A funeral plan is a scheme that allows you to pay for your funeral in advance. Here’s what you need to know

One fifth of all UK funerals are now paid for in this way, via a funeral plan, and it’s not difficult to see why an increasing number of people consider this approach a sensible one.

The death of a loved one is often deeply traumatic. If the costs and practical issues are already taken care of, the family left behind could find it easier to grieve their loss, in peace.

Besides, planning a funeral when a loved one has just died can be extremely difficult. Families are emotionally vulnerable, and the process can be bewildering, especially if you’ve never planned one before.

While research reveals that 1 in 3 people in the UK would not want our families to waste money on a fancy funeral, the same does not apply if they’re planning a funeral for someone they love. Many fear, for example, that a cheaper service would look disrespectful… and therefore opt for something more expensive.

Prices can quickly mount up, especially when emotions are running high and decisions have to be made pretty quickly, often within a matter of days.

A funeral plan can work out cheaper. If you pay now and funeral prices rise, they won’t affect you or your family. So if you pay £3000 for a funeral plan it won’t matter if the price for the same plan has increased to £5000 by the time you die. The price you paid is protected – your family won’t have to pay out any more.

Did you know?

A funeral plan is excluded from inheritance tax charges when you die, so the taxman won’t get it.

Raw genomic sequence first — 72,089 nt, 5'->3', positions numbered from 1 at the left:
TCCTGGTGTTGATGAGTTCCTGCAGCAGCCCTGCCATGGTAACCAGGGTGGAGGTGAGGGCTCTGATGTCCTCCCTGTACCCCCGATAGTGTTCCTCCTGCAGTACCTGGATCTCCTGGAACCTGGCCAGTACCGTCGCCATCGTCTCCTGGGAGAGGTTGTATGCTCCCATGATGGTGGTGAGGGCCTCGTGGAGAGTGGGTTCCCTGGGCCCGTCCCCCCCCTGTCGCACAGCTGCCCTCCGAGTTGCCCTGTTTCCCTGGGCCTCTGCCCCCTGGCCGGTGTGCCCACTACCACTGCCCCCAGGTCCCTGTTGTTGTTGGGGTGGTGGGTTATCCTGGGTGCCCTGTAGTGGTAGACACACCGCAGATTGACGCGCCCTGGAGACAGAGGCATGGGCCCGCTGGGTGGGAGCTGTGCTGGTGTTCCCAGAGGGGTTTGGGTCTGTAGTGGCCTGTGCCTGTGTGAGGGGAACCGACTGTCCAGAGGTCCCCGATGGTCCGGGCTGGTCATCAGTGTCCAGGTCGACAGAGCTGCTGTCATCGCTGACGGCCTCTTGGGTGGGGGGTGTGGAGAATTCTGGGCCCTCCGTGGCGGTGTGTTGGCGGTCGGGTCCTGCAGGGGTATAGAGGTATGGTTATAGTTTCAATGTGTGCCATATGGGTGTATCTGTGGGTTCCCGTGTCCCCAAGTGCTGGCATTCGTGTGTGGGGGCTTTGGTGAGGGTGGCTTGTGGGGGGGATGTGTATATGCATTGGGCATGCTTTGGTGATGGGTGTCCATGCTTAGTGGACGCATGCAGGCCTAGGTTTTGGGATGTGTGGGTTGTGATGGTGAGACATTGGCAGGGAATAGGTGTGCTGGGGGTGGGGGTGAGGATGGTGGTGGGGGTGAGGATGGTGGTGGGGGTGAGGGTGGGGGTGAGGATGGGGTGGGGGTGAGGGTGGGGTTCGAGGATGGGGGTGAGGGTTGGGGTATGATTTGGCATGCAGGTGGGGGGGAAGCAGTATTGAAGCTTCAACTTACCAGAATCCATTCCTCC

But it’s not only the costs to consider. Trying to arrange a funeral for someone you love without knowing what they really wanted can be particularly upsetting. Would they want to be buried or cremated? Would they want a church service, or a green funeral? Any particular music or poems? Flowers or donations to charity? These decisions can be particularly difficult when grief is raw.

Many funeral plans will allow you to get all the answers to these questions down in writing, so your loved ones aren’t left wondering.

Planning and paying in advance can take away both the practical and emotional strain. Most plans also offer several different ways to pay, so if you aren’t able to pay for the whole thing, you can pay in instalments, sometimes without interest (see Chapter 6).

So it’s worth considering a funeral plan if

  • You have the money to pay for one or could afford to pay for one in several instalments.
  • You like the idea of being in control of the price and the arrangements.
  • You don’t like the idea of your family being ripped off, spending too much or having to make distressing decisions on your behalf.

However, it’s important to remember

  • Most pre-paid plans don’t include everything – even the most expensive don’t include things such as flowers, catering for the wake and the cost of a head stone.
  • Many plans don’t cover other costs such as limousines and burial fees.
  • If funeral prices come down in future, you may end up spending more by taking out a plan now.
  • If you do take out a prepaid plan, it’s important to tell your family which company the plan is with, so they can notify them when the time is right, and arrangements can be set in motion.

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